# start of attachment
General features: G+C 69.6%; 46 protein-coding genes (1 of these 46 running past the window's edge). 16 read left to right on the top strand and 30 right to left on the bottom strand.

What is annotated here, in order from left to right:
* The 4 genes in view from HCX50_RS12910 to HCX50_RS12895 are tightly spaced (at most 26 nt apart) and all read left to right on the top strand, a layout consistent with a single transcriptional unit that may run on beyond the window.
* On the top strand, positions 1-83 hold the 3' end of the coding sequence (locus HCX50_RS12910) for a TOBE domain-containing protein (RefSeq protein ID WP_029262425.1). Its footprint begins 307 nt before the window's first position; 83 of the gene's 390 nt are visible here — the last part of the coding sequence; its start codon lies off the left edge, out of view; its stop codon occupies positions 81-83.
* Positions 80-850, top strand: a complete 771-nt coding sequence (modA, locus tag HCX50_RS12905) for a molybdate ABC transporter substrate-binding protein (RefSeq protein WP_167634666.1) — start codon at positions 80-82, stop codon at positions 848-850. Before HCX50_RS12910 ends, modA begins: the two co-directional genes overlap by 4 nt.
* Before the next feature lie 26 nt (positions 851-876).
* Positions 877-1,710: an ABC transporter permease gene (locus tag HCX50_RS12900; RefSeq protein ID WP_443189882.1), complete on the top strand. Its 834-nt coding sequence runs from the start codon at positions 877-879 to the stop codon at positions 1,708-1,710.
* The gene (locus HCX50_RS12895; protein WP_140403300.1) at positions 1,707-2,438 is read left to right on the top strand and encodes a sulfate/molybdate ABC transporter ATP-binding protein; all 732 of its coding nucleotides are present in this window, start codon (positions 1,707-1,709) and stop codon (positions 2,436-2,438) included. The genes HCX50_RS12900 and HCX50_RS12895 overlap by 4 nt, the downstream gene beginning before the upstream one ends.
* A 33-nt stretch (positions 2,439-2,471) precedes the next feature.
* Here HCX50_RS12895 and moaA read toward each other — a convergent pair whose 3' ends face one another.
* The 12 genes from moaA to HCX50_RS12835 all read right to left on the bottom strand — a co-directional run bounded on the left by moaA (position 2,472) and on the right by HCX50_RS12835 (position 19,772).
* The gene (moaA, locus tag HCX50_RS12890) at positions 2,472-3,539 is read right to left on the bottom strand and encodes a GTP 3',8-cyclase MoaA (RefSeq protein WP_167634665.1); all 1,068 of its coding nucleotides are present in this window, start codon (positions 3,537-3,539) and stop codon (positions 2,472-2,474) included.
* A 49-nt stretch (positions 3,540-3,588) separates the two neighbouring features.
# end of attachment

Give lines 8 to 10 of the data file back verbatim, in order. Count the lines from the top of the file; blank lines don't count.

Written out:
* The gene (locus HCX50_RS12895; protein WP_140403300.1) at positions 1,707-2,438 is read left to right on the top strand and encodes a sulfate/molybdate ABC transporter ATP-binding protein; all 732 of its coding nucleotides are present in this window, start codon (positions 1,707-1,709) and stop codon (positions 2,436-2,438) included. The genes HCX50_RS12900 and HCX50_RS12895 overlap by 4 nt, the downstream gene beginning before the upstream one ends.
* A 33-nt stretch (positions 2,439-2,471) precedes the next feature.
* Here HCX50_RS12895 and moaA read toward each other — a convergent pair whose 3' ends face one another.